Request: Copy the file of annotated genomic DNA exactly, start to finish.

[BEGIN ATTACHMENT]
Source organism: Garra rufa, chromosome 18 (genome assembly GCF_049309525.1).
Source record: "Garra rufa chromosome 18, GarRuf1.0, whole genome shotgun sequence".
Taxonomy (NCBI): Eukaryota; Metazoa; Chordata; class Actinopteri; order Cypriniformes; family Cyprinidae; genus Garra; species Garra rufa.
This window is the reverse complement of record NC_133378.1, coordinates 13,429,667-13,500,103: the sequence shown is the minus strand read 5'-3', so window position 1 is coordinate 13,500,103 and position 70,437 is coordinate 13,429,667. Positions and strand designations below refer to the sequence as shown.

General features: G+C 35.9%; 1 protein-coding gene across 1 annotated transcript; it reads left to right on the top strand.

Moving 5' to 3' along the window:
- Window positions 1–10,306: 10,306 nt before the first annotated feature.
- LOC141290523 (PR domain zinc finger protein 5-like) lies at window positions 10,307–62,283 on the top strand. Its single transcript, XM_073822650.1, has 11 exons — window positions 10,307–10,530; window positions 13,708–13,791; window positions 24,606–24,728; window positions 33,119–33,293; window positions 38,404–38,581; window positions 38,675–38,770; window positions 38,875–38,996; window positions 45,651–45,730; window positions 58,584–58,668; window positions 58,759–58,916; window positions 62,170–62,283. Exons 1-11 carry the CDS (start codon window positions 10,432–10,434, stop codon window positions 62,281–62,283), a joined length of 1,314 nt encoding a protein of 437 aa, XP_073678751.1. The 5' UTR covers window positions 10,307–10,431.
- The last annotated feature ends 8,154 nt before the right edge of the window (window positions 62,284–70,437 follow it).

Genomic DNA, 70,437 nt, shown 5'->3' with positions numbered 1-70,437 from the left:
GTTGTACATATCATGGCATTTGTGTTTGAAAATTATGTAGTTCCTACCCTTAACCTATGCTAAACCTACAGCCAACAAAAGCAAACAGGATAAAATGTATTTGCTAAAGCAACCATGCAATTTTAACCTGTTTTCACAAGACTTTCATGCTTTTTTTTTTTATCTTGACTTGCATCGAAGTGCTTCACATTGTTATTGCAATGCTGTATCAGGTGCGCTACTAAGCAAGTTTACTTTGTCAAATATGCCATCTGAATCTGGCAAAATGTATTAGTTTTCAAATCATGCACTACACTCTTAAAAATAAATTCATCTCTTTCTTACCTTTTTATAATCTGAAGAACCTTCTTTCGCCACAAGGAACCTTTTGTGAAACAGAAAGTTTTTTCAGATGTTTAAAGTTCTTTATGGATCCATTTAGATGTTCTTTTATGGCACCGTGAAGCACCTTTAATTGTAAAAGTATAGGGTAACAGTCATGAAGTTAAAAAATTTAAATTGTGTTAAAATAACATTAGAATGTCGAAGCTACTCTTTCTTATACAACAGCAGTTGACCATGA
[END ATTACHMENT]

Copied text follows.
Source organism: Garra rufa, chromosome 18 (genome assembly GCF_049309525.1).
Source record: "Garra rufa chromosome 18, GarRuf1.0, whole genome shotgun sequence".
Taxonomy (NCBI): Eukaryota; Metazoa; Chordata; class Actinopteri; order Cypriniformes; family Cyprinidae; genus Garra; species Garra rufa.
This window is the reverse complement of record NC_133378.1, coordinates 13,429,667-13,500,103: the sequence shown is the minus strand read 5'-3', so window position 1 is coordinate 13,500,103 and position 70,437 is coordinate 13,429,667. Positions and strand designations below refer to the sequence as shown.

General features: G+C 35.9%; 1 protein-coding gene across 1 annotated transcript; it reads left to right on the top strand.

Moving 5' to 3' along the window:
- Window positions 1–10,306: 10,306 nt before the first annotated feature.
- LOC141290523 (PR domain zinc finger protein 5-like) lies at window positions 10,307–62,283 on the top strand. Its single transcript, XM_073822650.1, has 11 exons — window positions 10,307–10,530; window positions 13,708–13,791; window positions 24,606–24,728; window positions 33,119–33,293; window positions 38,404–38,581; window positions 38,675–38,770; window positions 38,875–38,996; window positions 45,651–45,730; window positions 58,584–58,668; window positions 58,759–58,916; window positions 62,170–62,283. Exons 1-11 carry the CDS (start codon window positions 10,432–10,434, stop codon window positions 62,281–62,283), a joined length of 1,314 nt encoding a protein of 437 aa, XP_073678751.1. The 5' UTR covers window positions 10,307–10,431.
- The last annotated feature ends 8,154 nt before the right edge of the window (window positions 62,284–70,437 follow it).

Genomic DNA, 70,437 nt, shown 5'->3' with positions numbered 1-70,437 from the left:
GTTGTACATATCATGGCATTTGTGTTTGAAAATTATGTAGTTCCTACCCTTAACCTATGCTAAACCTACAGCCAACAAAAGCAAACAGGATAAAATGTATTTGCTAAAGCAACCATGCAATTTTAACCTGTTTTCACAAGACTTTCATGCTTTTTTTTTTTATCTTGACTTGCATCGAAGTGCTTCACATTGTTATTGCAATGCTGTATCAGGTGCGCTACTAAGCAAGTTTACTTTGTCAAATATGCCATCTGAATCTGGCAAAATGTATTAGTTTTCAAATCATGCACTACACTCTTAAAAATAAATTCATCTCTTTCTTACCTTTTTATAATCTGAAGAACCTTCTTTCGCCACAAGGAACCTTTTGTGAAACAGAAAGTTTTTTCAGATGTTTAAAGTTCTTTATGGATCCATTTAGATGTTCTTTTATGGCACCGTGAAGCACCTTTAATTGTAAAAGTATAGGGTAACAGTCATGAAGTTAAAAAATTTAAATTGTGTTAAAATAACATTAGAATGTCGAAGCTACTCTTTCTTATACAACAGCAGTTGACCATGA